"*Starred Review* Physics in Fiction They were roommates at Harvard. Charlie (for Charlotte), artistic, gorgeous, sophisticated, and devoted to acting and French literature, hailed from a distinguished, well-off African American family in Brookline. Style-challenged, awkward, and mathematically gifted Helen was a work-study white science nerd from Pasadena, enthralled by quantum physics. The two ambitious young women grew close in what became primarily a long-distance friendship as Charlie excelled in Hollywood as a screenwriter, and Helen thrived as a prominent physicist at MIT. Both had to overcome sexism, but Charlie also had to contend with sexual harassment and racism. Their paths to motherhood agitated their families. Charlie married Terrence, a California surfer who her parents felt was far beneath her. They had a daughter, Simmi. At 36, Helen chose an anonymous sperm donor and had Jack. As the novel opens, Simmi and Jack are in elementary school, and Charlie is dead. Yet she seems to be calling and texting Helen. There's a fair amount of spookiness in physics, and the language is seductively poetic. Freudenberger (The Newlyweds, 2012) is exceptionally conversant in this heady realm, and her obvious pleasure in physics, including the mind-bending work at such facilities as the European Organization for Nuclear Research (CERN) and the Large Hadron Collider, ensures that Helen is a mesmerizing narrator. Irresistibly forthright about her failings, she is laser-sharp professionally, and her urge to share her enthusiasm has inspired her to write internationally popular trade books. But she is stymied by the mystery of the increasingly unnerving texts sent from Charlie's missing phone and by a tsunami of vivid memories. As space and time curve and bend in electrifying flashbacks, Helen struggles through highly charged encounters with Charlie's grieving and furious parents and traumatized Terrence and Simmi, who have moved to Boston to try to fill the void. Helen and Terrence circle each other warily, but Jack and Simmi bond instantly. And if all the emotional and logistical turmoil isn't enough to distract Helen from her demanding schedule, physicist Neel, with whom she made the great discovery that brought her fame and tenure, and the man we begin to suspect may be her one true love, has also relocated from California. Triumphant over his part in a revolutionary breakthrough, the observation of gravitational waves, he is hoping to team up with Helen again, even as he invites her to his engagement party. As more details emerge about Charlie's suffering and death, about how her loved ones, each so astutely rendered and compelling, attempt to move on, and as Helen's own thwarted desires collide, Freudenberger is spellbinding in her imaginative use of particle physics as a mirror of human entanglement and uncertainty. We do learn about Helen's specialty five-dimensional space-time and the dynamics of black holes but Freudenberger is also postulating a profoundly resonant physics of emotions and longings, families and friendship, love and marriage, loss and mourning. As original as this deeply involving, substantial, suspenseful, and psychologically lush novel is, Freudenberger is in good company in her venture into the curious alignments among physics, memory, sorrow, and the fate of consciousness after death. There is precedence in physicist and grandly inventive novelist Alan Lightman's Ghost (2007) and Reunion (2003), while in Einstein's Dreams (1993) and Mr g (2012), Lightman translates quantum theory into keenly visualized alternative realities. In her brainy and glimmering novels, Rebecca Newberger Goldstein unites metaphysics, mathematics, physics, and complicated human interactions. The title of Jeanette Winterson's novel Gut Symmetries (1997) is a tease: GUT is the acronym for the holy grail of physics, the grand unified theory. Other stellar physics-laced novels include Richard Powers' A Time of Our Singing (2003); Charmed Particles, by Chrissy Kolaya (2015); and The Last Equation of Isaac Severy, by Nova Jacobs (2018). With daring, zest, insight, wit, and compassion, Lost and Wanted and its kindred novels gracefully and thrillingly bridge the divide between science and art.--Donna Seaman Copyright 2018 Booklist"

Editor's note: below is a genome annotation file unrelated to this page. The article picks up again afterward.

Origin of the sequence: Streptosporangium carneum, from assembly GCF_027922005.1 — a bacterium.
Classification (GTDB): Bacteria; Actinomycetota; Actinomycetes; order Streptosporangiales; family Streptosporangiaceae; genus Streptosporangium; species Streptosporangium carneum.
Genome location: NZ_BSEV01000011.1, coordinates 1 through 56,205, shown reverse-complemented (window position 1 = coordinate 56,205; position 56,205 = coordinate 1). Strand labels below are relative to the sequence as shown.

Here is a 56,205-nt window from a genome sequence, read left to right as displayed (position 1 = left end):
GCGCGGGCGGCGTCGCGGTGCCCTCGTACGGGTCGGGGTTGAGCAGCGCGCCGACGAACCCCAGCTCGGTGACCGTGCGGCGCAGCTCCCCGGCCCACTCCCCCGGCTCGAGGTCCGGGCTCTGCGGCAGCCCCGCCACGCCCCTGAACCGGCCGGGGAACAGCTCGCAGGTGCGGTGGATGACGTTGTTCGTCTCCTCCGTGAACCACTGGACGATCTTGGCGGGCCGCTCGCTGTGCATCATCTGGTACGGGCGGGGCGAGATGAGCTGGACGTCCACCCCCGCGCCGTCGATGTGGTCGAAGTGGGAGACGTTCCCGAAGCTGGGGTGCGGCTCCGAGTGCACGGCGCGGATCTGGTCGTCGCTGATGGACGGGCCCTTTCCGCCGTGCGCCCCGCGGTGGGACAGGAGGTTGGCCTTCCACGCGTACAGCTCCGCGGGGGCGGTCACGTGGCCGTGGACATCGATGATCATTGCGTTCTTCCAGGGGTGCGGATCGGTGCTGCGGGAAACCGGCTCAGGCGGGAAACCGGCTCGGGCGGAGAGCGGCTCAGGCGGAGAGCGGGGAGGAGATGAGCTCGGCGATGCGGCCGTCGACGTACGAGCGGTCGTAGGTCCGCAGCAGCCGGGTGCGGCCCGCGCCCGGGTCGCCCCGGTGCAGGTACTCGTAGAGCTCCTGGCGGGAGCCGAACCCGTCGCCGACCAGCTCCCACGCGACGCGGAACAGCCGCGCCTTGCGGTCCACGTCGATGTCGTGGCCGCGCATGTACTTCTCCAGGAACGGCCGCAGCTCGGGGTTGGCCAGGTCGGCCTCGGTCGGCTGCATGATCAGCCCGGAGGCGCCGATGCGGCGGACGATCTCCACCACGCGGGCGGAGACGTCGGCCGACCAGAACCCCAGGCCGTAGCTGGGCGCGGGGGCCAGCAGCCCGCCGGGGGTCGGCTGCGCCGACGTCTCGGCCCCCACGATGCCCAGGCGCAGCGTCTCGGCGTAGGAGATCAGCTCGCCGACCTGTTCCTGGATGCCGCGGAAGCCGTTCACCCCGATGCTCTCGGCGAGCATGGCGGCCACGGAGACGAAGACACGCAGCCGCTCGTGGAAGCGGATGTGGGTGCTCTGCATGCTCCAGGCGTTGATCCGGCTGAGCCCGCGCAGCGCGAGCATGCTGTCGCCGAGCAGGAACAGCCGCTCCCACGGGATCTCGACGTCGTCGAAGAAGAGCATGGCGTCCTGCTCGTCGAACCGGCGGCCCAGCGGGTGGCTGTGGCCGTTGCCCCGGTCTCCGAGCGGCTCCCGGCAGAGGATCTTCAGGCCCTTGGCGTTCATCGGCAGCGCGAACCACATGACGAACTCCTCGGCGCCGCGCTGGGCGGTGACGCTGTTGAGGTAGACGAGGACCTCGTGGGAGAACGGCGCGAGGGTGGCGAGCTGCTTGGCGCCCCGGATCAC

From Booklist, Copyright (c) American Library Association. Used with permission.